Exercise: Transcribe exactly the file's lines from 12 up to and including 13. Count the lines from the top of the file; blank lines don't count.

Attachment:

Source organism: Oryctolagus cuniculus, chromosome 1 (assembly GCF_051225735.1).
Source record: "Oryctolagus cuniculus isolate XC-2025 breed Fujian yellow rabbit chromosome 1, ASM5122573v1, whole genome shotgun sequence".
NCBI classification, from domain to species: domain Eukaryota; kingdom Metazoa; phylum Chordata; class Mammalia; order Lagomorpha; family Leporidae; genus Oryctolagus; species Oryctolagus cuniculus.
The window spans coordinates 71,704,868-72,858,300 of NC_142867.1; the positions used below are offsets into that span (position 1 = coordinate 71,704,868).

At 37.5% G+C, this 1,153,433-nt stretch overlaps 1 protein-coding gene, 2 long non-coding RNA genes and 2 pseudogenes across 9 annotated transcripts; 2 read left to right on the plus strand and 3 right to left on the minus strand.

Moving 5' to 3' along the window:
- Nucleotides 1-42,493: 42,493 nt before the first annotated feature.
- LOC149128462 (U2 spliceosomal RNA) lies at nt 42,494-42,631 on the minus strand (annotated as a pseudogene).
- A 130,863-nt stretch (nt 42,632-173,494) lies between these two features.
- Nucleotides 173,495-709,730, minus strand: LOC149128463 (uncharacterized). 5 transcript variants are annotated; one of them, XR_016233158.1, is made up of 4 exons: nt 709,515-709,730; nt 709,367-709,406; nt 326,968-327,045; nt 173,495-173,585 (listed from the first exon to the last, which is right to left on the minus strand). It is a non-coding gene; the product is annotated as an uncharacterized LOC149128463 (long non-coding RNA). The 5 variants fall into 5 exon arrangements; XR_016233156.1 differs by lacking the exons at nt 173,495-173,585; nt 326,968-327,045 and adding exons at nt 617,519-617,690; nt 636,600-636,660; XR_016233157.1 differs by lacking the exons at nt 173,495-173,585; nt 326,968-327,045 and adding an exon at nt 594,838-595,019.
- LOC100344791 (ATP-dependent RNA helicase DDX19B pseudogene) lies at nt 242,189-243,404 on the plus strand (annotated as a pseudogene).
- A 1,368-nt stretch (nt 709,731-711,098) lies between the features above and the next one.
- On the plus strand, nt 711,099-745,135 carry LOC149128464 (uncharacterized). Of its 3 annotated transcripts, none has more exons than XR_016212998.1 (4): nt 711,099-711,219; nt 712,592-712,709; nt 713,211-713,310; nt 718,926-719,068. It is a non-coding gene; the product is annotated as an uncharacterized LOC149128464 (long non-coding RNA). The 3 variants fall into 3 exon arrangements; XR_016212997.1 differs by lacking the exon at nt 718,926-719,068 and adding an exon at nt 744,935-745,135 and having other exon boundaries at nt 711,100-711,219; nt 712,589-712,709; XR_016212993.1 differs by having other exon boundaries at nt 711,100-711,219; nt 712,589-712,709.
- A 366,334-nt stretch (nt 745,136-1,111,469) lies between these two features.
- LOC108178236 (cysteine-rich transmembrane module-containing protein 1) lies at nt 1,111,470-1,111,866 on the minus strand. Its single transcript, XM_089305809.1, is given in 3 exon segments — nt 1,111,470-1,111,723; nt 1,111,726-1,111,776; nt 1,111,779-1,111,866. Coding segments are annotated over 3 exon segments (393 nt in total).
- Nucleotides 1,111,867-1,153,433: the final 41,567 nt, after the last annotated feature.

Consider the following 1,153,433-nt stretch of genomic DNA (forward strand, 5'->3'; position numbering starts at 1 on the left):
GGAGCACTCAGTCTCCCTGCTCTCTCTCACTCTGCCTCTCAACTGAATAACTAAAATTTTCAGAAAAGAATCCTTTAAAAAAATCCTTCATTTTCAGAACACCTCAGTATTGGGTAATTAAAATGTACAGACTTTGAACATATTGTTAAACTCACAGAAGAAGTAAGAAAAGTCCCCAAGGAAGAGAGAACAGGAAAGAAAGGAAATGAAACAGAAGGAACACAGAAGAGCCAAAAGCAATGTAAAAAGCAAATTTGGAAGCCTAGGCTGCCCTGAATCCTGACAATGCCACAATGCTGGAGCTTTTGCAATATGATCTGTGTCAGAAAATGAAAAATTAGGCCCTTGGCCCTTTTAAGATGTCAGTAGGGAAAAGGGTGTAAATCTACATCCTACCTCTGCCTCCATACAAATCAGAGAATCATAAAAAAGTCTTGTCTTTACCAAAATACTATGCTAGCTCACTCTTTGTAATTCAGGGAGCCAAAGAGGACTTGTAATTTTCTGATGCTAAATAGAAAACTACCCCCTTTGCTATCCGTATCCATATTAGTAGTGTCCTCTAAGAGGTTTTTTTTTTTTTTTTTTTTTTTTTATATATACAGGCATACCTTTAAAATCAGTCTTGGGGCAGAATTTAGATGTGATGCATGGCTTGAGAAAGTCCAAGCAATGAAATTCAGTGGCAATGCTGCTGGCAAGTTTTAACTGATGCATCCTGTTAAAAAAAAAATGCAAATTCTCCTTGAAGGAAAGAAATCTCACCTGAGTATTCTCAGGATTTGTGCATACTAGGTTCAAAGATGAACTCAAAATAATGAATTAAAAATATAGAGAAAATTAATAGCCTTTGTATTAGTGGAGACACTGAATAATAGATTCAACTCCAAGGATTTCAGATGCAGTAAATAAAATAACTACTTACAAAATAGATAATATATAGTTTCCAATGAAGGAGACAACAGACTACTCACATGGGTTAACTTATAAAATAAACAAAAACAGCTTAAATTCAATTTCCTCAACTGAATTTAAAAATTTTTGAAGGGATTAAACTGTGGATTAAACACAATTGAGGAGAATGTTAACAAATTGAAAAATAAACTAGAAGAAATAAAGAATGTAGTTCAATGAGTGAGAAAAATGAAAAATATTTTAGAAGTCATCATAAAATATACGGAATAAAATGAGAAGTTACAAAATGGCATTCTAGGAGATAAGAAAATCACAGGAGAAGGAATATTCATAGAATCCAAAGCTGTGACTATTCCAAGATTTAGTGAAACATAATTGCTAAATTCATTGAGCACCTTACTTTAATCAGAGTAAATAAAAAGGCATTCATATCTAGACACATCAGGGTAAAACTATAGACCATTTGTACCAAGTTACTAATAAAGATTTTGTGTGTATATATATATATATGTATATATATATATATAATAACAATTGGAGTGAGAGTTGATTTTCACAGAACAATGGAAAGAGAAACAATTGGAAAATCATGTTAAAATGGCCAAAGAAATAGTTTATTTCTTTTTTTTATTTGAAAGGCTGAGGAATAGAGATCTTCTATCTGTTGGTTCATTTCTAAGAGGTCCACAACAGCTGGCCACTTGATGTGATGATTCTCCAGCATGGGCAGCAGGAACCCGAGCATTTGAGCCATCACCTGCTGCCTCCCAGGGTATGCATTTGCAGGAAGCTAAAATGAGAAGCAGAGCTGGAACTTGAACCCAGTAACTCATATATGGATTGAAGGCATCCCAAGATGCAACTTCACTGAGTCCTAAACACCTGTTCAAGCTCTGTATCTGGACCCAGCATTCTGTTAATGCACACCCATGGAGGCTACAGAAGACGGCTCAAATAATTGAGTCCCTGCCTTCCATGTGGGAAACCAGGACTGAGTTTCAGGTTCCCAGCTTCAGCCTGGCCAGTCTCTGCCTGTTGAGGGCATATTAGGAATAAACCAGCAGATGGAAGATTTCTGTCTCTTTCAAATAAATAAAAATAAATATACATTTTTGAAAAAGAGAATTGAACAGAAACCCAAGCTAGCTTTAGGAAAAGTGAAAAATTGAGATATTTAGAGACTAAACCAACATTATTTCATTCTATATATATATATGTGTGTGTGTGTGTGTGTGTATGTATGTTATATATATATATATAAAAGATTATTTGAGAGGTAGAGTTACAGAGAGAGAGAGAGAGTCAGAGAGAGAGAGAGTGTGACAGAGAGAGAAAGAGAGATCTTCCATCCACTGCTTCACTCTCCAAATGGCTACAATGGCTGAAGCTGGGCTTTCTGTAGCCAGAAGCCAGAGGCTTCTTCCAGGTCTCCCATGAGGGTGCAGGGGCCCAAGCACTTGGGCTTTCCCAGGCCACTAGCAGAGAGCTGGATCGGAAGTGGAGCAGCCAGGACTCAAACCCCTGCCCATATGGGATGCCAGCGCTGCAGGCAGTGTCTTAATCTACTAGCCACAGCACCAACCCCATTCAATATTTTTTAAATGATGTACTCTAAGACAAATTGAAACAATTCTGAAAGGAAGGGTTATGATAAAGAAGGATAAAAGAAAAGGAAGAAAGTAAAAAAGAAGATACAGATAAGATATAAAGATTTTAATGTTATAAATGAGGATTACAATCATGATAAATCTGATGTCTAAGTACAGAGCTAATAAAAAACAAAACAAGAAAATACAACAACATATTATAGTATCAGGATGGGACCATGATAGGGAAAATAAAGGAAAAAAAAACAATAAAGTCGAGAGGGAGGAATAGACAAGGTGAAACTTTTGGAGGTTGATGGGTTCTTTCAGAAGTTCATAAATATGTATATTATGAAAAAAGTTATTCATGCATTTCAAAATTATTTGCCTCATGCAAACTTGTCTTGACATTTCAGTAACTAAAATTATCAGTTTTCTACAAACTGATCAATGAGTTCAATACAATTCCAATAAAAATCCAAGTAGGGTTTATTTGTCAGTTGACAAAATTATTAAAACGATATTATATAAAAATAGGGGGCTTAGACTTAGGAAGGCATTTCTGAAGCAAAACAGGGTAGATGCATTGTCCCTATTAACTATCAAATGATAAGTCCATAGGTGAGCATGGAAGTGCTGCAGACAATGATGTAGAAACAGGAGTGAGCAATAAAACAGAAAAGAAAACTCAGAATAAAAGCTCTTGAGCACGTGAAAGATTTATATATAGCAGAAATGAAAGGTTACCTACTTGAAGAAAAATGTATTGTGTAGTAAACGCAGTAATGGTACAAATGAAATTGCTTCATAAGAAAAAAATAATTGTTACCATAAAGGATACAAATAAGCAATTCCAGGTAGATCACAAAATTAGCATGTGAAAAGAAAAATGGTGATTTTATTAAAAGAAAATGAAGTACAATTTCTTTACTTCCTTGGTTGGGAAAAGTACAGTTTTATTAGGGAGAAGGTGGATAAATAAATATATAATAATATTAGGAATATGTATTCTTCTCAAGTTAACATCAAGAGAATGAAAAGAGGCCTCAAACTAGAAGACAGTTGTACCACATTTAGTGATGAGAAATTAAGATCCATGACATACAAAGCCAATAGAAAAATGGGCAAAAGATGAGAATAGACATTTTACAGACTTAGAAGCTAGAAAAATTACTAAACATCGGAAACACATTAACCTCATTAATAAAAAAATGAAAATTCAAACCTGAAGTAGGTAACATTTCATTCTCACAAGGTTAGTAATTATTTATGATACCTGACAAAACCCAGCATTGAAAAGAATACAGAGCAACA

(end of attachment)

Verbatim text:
- A 1,368-nt stretch (nt 709,731-711,098) lies between the features above and the next one.
- On the plus strand, nt 711,099-745,135 carry LOC149128464 (uncharacterized). Of its 3 annotated transcripts, none has more exons than XR_016212998.1 (4): nt 711,099-711,219; nt 712,592-712,709; nt 713,211-713,310; nt 718,926-719,068. It is a non-coding gene; the product is annotated as an uncharacterized LOC149128464 (long non-coding RNA). The 3 variants fall into 3 exon arrangements; XR_016212997.1 differs by lacking the exon at nt 718,926-719,068 and adding an exon at nt 744,935-745,135 and having other exon boundaries at nt 711,100-711,219; nt 712,589-712,709; XR_016212993.1 differs by having other exon boundaries at nt 711,100-711,219; nt 712,589-712,709.